A bruising forward who combines toughness with skill, Kassian joined the Oilers in a 2015 trade and has been a solid offensive contributor for the club. He’s often found himself alongside McDavid over the years with last season being his most productive in the league scoring 15 goals and 34 points in 59 games. He missed multiple games due to suspension last year and needs to clean up that aspect of his game.
A 2016 4th overall pick of the Oilers, Puljujarvi is returning to Edmonton after spending last year playing in the Finnish elite league. He played his first three years in Edmonton but struggled to gain a foothold on the North American game. He’s refound his confidence and this year will play a depth scoring role for the Oilers on the third line. He’s a player who could slide up the lineup at one point this year.
Once one of the highest touted prospects in the league, Turris has struggled over recent years but comes to Edmonton with his sights set on redemption. Signed as a free agent this past offseason, he will provide some depth scoring and a veteran presence in the Oilers bottom-six.
Neal has been a consistent goal-scorer in the NHL for the better part of his career and is entering his second year with the Oilers. Last year he scored 19 goals, but it’s unlikely he hits near that total again as he likely finds himself on the outside looking in on the powerplay. Despite that, he’ll provide the Oilers solid depth defence — a part of the game he’s recently committed himself to despite his age.
A solid depth scoring winger, Ennis joined the Oilers in a deadline trade last year and scoring four points in nine games. He’s going to come into the Oilers lineup again and is expected to provide some depth scoring for the club on the third line. He’s a candidate to work himself up the lineup.
A Stanley Cup winner, Chiasson is entering his third year with the Oilers and has shown his ability to be an offensive contributor. He’s scored 62 points in 138 games with Edmonton, most of which have come on the powerplay. He’s a solid depth defensive player who can chip in a bit of scoring here and there.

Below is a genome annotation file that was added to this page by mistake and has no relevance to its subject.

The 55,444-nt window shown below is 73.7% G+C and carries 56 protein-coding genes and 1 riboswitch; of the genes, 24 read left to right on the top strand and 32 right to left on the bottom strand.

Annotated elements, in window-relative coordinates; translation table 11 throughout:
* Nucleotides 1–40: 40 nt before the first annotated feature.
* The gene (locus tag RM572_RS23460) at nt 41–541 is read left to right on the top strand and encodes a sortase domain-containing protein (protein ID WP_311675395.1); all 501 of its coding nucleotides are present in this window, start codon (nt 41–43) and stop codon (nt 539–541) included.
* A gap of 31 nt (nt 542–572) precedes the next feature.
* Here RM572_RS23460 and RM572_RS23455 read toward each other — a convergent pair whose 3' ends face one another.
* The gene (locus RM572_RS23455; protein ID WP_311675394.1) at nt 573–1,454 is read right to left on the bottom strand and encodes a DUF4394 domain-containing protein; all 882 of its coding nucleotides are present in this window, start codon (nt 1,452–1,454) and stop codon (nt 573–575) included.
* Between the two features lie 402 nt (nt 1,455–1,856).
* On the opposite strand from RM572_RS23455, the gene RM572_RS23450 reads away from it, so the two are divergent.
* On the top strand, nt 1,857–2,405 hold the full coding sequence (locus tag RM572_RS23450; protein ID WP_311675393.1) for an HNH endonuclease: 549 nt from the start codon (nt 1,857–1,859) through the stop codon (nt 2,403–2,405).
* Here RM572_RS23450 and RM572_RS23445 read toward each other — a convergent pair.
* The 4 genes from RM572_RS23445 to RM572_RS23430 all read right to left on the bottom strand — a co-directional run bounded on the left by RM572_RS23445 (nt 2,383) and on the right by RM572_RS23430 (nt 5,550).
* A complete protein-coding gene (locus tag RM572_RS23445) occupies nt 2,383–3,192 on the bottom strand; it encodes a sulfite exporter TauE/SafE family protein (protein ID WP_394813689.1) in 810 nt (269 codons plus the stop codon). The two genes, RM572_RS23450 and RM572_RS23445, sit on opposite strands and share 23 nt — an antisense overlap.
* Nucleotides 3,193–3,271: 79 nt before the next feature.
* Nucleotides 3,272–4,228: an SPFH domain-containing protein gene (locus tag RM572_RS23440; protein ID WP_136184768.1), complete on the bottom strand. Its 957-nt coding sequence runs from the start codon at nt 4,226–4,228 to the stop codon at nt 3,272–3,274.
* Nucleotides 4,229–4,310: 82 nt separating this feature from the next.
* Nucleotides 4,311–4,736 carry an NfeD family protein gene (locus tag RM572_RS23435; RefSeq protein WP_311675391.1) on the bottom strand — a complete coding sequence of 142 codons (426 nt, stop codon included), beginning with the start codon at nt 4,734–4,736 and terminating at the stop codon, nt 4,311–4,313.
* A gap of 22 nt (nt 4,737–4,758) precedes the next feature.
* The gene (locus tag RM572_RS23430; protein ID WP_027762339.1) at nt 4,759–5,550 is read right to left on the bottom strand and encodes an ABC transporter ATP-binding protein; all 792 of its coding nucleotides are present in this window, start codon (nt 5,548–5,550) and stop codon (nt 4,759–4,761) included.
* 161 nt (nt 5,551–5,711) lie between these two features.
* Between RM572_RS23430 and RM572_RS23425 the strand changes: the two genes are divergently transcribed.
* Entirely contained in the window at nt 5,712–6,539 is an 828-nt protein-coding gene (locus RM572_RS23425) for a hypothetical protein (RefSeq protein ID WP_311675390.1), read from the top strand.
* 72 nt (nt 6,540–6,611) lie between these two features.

The 22-year-old Edmonton native had his first taste of NHL action last year playing in seven NHL games notching one point. It’s unknown if he’ll make the Oilers roster this year given the added offensive depth and could be a guy destined for the AHL’s Bakersfield Condors.
Entering his second year with the Oilers, Archibald chipped in more offence last year than many expected with his most productive NHL season in thanks to some time in the club’s top-six. He’s on the cusp of playing in the bottom-six as an energy player and penalty killer.
Currently quarantining with COVID-19, Haas was set to enter his second year with the Oilers. He showed he can be a solid fourth-line center, but his status with the team is up in the air due to missing camp.
Signed as a free agent this last offseason, Kahun is expected to play alongside Draisaitl on the second line. The two played together in their youth in Germany, so there’s expected to be some chemistry there early. Kahun has shown he can be an offensive contributor in the league and is expected to do that in Edmonton.
In the competition for the fourth line center spot, McLeod has yet to play any NHL games after being drafted in the second round of the 2018 draft. He’ll likely stay with the Oilers into the regular season.
Khaira cleared waivers the other day and will stick with the Edmonton Oilers as a player who can jump in on the fourth line and penalty kill. He’s at a crossroads in his career and needs to have a big year.
A speedy forward, Nygard only played 33 games last year — his first in the league — due to a broken hand. He’s still a bit of an unknown but could be a solid depth offensive player.
A depth energy player who probably won’t be playing a bunch this year.
On Twitter: @zjlaing